Life and Death Are Not Simple Matters

On Leap Day, it is traditional to move around the place in small leaps and to eat frog legs for dinner. Frog leg eating has been banned due to the severe lack of frogs, due to the severe lack of reliable weather, due to the severe lack of humans doing anything about spewing mega tonnes of carbon dioxide into the air.

The vast majority of people refuse to leap about on Leap Day. They say it is a ridiculous tradition. Mind you, the same people seem to have no problem with the worshipping of Gods and all the silly rituals that go along with that lark.

I am going to leap around the supermarket and delight in all the looks of vicarious embarrassment that will no doubt come my way. I will buy some kangaroo steak as a substitute for frog legs. With a bit of luck there will be some other leapers around and we can nod knowingly at each other.

Another tradition of Leap Day is that it is the one day when women are allowed, encouraged even, to propose marriage. This happen to me sixteen years ago. I was leaping around down at the beach when one Aileen Richtenhofer leapt up to me and popped the question. I was carefree and liked her front, as well as several other of her perspectives, and said, “Yes.”

You may think that my immediate positive response was an invitation for hell to enter my life. And I have learned, I even knew it back then sixteen years ago, that what you think is none of my business and, therefore, I don’t care. I did it. I remember thinking, if Aileen Richtenhofer turns out to be a nightmare, I’ll just get a divorce, no big deal. It was spontaneous and reckless and I ended up having the best eight years of my life, after Leap Day, 2004.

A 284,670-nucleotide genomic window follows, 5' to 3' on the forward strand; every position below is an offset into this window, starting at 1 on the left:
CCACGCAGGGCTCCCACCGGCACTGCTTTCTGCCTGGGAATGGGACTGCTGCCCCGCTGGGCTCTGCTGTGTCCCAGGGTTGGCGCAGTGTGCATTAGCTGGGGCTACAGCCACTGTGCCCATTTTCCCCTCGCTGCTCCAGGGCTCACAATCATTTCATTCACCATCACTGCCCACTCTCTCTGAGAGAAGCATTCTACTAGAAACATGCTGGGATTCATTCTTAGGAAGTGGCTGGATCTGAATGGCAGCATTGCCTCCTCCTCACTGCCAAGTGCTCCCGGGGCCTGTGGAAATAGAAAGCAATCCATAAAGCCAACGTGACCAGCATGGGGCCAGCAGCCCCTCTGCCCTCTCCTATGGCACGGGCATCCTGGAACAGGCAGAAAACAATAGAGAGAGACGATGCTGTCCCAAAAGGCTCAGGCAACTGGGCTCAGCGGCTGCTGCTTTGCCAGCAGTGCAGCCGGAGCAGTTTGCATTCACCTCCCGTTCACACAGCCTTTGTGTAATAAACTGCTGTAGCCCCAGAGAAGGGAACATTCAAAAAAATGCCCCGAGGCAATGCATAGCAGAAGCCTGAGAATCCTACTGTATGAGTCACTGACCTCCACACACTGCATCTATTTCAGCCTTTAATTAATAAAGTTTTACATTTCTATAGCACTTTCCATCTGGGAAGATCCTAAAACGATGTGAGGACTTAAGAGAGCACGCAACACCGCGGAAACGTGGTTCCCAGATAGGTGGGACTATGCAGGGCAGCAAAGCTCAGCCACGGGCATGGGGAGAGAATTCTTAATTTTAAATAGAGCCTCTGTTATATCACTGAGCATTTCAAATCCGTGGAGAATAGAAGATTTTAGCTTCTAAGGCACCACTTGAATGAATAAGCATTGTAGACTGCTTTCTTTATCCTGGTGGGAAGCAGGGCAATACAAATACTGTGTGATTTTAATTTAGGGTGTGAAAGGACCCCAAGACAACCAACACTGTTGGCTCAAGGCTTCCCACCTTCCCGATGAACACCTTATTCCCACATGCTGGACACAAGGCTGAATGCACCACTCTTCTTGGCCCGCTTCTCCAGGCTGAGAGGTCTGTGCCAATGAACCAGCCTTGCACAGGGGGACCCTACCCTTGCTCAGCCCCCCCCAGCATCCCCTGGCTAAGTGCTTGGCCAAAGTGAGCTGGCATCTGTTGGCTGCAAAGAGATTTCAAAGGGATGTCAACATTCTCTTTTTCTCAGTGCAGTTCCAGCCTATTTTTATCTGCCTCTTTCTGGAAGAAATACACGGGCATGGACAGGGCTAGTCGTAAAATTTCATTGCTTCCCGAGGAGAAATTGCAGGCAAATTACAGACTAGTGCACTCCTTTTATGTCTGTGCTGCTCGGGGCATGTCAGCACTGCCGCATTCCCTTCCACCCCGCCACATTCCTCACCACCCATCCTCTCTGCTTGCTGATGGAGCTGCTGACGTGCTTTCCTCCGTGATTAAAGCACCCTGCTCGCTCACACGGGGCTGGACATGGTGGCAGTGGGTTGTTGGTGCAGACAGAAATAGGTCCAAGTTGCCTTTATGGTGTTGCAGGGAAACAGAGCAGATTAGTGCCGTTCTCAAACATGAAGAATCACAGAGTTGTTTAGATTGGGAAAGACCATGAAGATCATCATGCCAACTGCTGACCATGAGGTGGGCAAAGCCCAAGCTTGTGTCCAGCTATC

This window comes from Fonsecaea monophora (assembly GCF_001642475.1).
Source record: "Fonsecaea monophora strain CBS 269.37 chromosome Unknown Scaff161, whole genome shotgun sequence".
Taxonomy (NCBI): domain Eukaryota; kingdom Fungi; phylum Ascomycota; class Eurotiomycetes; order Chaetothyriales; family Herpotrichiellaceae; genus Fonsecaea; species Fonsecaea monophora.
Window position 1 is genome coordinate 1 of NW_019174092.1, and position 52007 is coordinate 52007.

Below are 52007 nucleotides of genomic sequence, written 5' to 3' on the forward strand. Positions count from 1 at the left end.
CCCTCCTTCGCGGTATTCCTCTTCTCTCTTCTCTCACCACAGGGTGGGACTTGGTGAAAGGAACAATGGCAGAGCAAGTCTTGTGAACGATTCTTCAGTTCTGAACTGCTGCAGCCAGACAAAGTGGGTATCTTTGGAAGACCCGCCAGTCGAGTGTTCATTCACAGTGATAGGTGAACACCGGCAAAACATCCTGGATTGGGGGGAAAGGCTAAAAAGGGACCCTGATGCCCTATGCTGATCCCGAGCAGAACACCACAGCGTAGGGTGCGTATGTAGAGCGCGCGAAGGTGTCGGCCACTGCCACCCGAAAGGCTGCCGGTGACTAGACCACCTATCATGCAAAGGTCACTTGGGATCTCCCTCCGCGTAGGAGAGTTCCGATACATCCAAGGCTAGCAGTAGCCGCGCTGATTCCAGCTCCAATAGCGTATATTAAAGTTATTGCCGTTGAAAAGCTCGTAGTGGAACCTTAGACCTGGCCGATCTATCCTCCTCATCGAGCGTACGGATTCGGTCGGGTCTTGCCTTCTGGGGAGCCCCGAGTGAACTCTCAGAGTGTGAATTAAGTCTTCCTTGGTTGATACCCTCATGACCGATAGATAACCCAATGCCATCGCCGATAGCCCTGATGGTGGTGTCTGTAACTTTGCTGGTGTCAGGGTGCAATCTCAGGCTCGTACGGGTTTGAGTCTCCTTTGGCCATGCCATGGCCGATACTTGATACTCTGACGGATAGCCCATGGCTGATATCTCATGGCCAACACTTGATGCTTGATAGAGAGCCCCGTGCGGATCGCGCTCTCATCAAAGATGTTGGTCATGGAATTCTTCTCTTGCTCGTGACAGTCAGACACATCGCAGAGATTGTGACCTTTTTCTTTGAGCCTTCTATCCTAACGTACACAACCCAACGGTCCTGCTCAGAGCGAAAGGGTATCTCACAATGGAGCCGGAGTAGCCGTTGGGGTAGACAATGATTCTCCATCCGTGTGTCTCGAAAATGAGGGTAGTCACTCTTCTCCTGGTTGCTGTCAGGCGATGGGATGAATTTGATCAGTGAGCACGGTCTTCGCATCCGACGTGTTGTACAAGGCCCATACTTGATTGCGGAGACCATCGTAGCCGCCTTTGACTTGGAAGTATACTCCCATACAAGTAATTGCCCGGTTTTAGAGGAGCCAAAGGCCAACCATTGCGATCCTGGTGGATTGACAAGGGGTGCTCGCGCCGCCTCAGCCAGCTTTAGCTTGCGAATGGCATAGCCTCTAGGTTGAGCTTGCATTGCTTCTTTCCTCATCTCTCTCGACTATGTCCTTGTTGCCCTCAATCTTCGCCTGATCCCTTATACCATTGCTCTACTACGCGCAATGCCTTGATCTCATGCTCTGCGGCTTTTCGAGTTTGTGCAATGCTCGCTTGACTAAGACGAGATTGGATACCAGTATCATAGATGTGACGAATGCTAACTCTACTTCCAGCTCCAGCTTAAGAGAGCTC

Aileen loved to dance. She could jive and tap and waltz and contemporary like the very best. She brought joy to people’s hearts and toes. No one could resist her force of dance attraction and whenever and wherever she moved to the music, the dance floor would fill in no time. And she could eat and drink like the very best as well. Oh, the dinner parties we had in our little shack down by the lazy river.

It’s been eight years since Aileen departed this mortal coil. I don’t blame the truck driver. He no doubt has his own hell to deal with as he sits out his sentence behind the walls down by the bay. Yes, he was speeding, and yes, he was chock a block full of pills, but he had a wife and kids and was a renter saving for a deposit. Life and death are not simple matters.

These days I don’t dance often. I haven’t found a partner so electrically light on her feet. But every Leap Day, I’m out and about leaping around. Perhaps it’s my protest at a world gone wrong, or, perhaps I entertain the silly notion that out of the blue a woman will ask me to marry her.

Aileen Richtenhofer would approve.